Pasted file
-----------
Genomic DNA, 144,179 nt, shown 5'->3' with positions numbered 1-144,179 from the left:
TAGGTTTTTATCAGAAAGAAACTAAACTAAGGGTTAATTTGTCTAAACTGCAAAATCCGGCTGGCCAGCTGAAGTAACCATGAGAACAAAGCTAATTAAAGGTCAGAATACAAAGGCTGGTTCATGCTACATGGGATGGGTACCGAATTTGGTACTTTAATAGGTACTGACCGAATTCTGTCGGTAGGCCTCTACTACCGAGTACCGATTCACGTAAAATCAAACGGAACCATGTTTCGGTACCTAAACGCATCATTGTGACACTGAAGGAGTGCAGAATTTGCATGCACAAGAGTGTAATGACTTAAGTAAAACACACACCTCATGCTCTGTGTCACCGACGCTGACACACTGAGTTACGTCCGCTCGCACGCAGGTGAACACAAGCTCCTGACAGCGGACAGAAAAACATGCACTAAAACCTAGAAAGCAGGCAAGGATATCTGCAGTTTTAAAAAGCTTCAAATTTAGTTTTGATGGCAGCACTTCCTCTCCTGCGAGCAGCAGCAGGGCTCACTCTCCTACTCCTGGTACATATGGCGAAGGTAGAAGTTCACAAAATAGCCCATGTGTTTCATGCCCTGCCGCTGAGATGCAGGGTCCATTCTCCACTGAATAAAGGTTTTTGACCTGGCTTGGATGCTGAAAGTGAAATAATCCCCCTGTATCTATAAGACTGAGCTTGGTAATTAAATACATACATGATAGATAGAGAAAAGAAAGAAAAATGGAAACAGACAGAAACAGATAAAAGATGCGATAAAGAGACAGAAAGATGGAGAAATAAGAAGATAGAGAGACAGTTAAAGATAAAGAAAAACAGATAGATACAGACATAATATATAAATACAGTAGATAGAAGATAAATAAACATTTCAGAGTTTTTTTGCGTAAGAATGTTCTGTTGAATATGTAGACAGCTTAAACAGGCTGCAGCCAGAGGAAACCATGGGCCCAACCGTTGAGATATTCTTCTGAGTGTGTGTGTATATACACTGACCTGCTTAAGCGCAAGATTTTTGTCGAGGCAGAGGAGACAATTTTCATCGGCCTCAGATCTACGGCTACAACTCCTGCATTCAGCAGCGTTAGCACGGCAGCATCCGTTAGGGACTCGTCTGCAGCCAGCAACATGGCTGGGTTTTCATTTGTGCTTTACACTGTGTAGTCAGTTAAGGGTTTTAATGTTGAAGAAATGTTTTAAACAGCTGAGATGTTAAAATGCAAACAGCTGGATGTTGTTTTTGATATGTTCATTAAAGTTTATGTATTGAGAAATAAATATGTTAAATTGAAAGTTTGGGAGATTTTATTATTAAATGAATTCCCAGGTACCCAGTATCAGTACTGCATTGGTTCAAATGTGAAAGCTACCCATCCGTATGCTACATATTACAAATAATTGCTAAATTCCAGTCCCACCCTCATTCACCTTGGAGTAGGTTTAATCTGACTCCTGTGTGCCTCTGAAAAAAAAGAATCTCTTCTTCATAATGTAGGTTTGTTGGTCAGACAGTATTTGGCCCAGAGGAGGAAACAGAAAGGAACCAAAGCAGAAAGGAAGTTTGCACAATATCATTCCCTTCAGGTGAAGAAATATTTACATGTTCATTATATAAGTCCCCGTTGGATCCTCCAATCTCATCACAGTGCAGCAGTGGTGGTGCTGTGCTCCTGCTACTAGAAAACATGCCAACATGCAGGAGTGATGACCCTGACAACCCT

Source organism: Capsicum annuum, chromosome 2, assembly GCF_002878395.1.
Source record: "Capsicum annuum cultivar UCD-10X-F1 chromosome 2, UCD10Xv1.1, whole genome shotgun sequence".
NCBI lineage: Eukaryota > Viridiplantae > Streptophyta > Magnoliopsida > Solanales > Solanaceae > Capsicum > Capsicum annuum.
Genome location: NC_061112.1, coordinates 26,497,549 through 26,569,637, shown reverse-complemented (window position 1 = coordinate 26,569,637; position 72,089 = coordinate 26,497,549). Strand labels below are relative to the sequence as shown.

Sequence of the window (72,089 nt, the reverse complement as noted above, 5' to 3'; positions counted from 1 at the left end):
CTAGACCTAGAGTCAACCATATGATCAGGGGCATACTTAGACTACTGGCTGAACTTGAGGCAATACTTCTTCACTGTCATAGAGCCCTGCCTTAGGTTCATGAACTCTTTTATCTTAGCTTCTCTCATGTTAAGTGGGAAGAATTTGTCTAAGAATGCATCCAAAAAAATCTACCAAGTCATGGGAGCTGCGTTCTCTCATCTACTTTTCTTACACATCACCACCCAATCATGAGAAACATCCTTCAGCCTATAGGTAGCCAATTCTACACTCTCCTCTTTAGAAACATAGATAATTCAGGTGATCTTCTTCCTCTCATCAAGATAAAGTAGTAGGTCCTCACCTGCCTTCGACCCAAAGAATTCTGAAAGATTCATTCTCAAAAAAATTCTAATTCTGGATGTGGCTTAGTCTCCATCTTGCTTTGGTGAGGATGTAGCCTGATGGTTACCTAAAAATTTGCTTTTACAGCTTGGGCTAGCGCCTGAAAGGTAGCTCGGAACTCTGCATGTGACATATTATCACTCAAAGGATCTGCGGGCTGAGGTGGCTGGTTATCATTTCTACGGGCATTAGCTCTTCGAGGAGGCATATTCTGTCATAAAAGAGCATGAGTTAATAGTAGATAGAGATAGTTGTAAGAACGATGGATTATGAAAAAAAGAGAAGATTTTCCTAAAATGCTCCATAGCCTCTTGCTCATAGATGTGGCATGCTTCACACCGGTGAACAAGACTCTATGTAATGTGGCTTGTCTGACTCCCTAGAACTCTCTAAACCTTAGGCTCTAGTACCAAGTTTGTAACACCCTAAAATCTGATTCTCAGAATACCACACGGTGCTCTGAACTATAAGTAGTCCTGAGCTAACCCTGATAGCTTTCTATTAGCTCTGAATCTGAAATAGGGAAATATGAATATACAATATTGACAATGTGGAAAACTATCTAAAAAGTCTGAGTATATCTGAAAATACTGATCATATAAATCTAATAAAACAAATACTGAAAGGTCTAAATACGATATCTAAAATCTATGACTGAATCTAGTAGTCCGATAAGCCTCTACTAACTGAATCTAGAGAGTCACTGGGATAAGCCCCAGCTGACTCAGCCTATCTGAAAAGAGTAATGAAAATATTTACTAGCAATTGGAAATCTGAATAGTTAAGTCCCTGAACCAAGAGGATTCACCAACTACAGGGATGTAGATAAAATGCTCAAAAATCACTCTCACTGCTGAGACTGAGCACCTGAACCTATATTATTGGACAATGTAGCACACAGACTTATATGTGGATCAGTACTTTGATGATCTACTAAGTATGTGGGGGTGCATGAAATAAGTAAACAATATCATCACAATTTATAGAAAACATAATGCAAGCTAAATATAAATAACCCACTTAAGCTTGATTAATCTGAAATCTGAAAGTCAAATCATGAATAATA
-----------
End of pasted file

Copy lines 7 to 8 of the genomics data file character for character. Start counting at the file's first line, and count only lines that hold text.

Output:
Sequence of the window (72,089 nt, the reverse complement as noted above, 5' to 3'; positions counted from 1 at the left end):
CTAGACCTAGAGTCAACCATATGATCAGGGGCATACTTAGACTACTGGCTGAACTTGAGGCAATACTTCTTCACTGTCATAGAGCCCTGCCTTAGGTTCATGAACTCTTTTATCTTAGCTTCTCTCATGTTAAGTGGGAAGAATTTGTCTAAGAATGCATCCAAAAAAATCTACCAAGTCATGGGAGCTGCGTTCTCTCATCTACTTTTCTTACACATCACCACCCAATCATGAGAAACATCCTTCAGCCTATAGGTAGCCAATTCTACACTCTCCTCTTTAGAAACATAGATAATTCAGGTGATCTTCTTCCTCTCATCAAGATAAAGTAGTAGGTCCTCACCTGCCTTCGACCCAAAGAATTCTGAAAGATTCATTCTCAAAAAAATTCTAATTCTGGATGTGGCTTAGTCTCCATCTTGCTTTGGTGAGGATGTAGCCTGATGGTTACCTAAAAATTTGCTTTTACAGCTTGGGCTAGCGCCTGAAAGGTAGCTCGGAACTCTGCATGTGACATATTATCACTCAAAGGATCTGCGGGCTGAGGTGGCTGGTTATCATTTCTACGGGCATTAGCTCTTCGAGGAGGCATATTCTGTCATAAAAGAGCATGAGTTAATAGTAGATAGAGATAGTTGTAAGAACGATGGATTATGAAAAAAAGAGAAGATTTTCCTAAAATGCTCCATAGCCTCTTGCTCATAGATGTGGCATGCTTCACACCGGTGAACAAGACTCTATGTAATGTGGCTTGTCTGACTCCCTAGAACTCTCTAAACCTTAGGCTCTAGTACCAAGTTTGTAACACCCTAAAATCTGATTCTCAGAATACCACACGGTGCTCTGAACTATAAGTAGTCCTGAGCTAACCCTGATAGCTTTCTATTAGCTCTGAATCTGAAATAGGGAAATATGAATATACAATATTGACAATGTGGAAAACTATCTAAAAAGTCTGAGTATATCTGAAAATACTGATCATATAAATCTAATAAAACAAATACTGAAAGGTCTAAATACGATATCTAAAATCTATGACTGAATCTAGTAGTCCGATAAGCCTCTACTAACTGAATCTAGAGAGTCACTGGGATAAGCCCCAGCTGACTCAGCCTATCTGAAAAGAGTAATGAAAATATTTACTAGCAATTGGAAATCTGAATAGTTAAGTCCCTGAACCAAGAGGATTCACCAACTACAGGGATGTAGATAAAATGCTCAAAAATCACTCTCACTGCTGAGACTGAGCACCTGAACCTATATTATTGGACAATGTAGCACACAGACTTATATGTGGATCAGTACTTTGATGATCTACTAAGTATGTGGGGGTGCATGAAATAAGTAAACAATATCATCACAATTTATAGAAAACATAATGCAAGCTAAATATAAATAACCCACTTAAGCTTGATTAATCTGAAATCTGAAAGTCAAATCATGAATAATA